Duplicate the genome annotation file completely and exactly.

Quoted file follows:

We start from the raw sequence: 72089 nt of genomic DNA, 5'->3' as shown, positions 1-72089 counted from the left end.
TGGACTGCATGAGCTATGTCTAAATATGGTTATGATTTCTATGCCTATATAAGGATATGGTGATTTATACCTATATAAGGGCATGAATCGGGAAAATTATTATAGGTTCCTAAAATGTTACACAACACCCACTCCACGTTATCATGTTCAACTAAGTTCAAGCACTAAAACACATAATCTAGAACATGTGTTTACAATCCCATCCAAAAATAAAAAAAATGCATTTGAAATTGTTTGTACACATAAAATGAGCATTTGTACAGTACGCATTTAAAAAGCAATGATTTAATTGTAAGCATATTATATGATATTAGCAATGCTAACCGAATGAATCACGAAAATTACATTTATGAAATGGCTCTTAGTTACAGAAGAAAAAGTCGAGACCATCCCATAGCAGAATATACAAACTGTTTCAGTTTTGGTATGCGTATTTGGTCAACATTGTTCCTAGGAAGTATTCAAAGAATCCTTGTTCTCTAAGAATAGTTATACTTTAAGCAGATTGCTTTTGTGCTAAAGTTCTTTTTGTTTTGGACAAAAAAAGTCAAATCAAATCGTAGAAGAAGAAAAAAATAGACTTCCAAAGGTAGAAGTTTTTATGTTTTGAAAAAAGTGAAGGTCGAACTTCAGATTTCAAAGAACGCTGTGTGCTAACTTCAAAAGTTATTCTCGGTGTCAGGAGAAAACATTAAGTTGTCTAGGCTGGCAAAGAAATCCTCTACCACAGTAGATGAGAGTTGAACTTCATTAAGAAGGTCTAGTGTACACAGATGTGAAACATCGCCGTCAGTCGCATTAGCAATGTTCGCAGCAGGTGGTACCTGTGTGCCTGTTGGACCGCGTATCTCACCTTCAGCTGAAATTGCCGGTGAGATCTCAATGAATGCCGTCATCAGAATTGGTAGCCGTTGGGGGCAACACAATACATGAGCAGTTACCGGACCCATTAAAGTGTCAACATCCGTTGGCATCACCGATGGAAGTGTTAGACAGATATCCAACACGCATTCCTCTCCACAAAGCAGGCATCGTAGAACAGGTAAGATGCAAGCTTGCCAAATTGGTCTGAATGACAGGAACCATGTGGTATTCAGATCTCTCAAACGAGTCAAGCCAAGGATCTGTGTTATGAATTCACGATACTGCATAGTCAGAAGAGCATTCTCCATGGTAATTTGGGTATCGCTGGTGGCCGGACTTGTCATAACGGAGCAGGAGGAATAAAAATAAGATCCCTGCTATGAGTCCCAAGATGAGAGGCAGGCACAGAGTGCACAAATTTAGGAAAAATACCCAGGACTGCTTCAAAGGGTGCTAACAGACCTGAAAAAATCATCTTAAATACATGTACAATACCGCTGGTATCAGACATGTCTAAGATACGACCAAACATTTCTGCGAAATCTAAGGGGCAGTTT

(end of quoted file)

We start from the raw sequence: 72089 nt of genomic DNA, 5'->3' as shown, positions 1-72089 counted from the left end.
TGGACTGCATGAGCTATGTCTAAATATGGTTATGATTTCTATGCCTATATAAGGATATGGTGATTTATACCTATATAAGGGCATGAATCGGGAAAATTATTATAGGTTCCTAAAATGTTACACAACACCCACTCCACGTTATCATGTTCAACTAAGTTCAAGCACTAAAACACATAATCTAGAACATGTGTTTACAATCCCATCCAAAAATAAAAAAAATGCATTTGAAATTGTTTGTACACATAAAATGAGCATTTGTACAGTACGCATTTAAAAAGCAATGATTTAATTGTAAGCATATTATATGATATTAGCAATGCTAACCGAATGAATCACGAAAATTACATTTATGAAATGGCTCTTAGTTACAGAAGAAAAAGTCGAGACCATCCCATAGCAGAATATACAAACTGTTTCAGTTTTGGTATGCGTATTTGGTCAACATTGTTCCTAGGAAGTATTCAAAGAATCCTTGTTCTCTAAGAATAGTTATACTTTAAGCAGATTGCTTTTGTGCTAAAGTTCTTTTTGTTTTGGACAAAAAAAGTCAAATCAAATCGTAGAAGAAGAAAAAAATAGACTTCCAAAGGTAGAAGTTTTTATGTTTTGAAAAAAGTGAAGGTCGAACTTCAGATTTCAAAGAACGCTGTGTGCTAACTTCAAAAGTTATTCTCGGTGTCAGGAGAAAACATTAAGTTGTCTAGGCTGGCAAAGAAATCCTCTACCACAGTAGATGAGAGTTGAACTTCATTAAGAAGGTCTAGTGTACACAGATGTGAAACATCGCCGTCAGTCGCATTAGCAATGTTCGCAGCAGGTGGTACCTGTGTGCCTGTTGGACCGCGTATCTCACCTTCAGCTGAAATTGCCGGTGAGATCTCAATGAATGCCGTCATCAGAATTGGTAGCCGTTGGGGGCAACACAATACATGAGCAGTTACCGGACCCATTAAAGTGTCAACATCCGTTGGCATCACCGATGGAAGTGTTAGACAGATATCCAACACGCATTCCTCTCCACAAAGCAGGCATCGTAGAACAGGTAAGATGCAAGCTTGCCAAATTGGTCTGAATGACAGGAACCATGTGGTATTCAGATCTCTCAAACGAGTCAAGCCAAGGATCTGTGTTATGAATTCACGATACTGCATAGTCAGAAGAGCATTCTCCATGGTAATTTGGGTATCGCTGGTGGCCGGACTTGTCATAACGGAGCAGGAGGAATAAAAATAAGATCCCTGCTATGAGTCCCAAGATGAGAGGCAGGCACAGAGTGCACAAATTTAGGAAAAATACCCAGGACTGCTTCAAAGGGTGCTAACAGACCTGAAAAAATCATCTTAAATACATGTACAATACCGCTGGTATCAGACATGTCTAAGATACGACCAAACATTTCTGCGAAATCTAAGGGGCAGTTT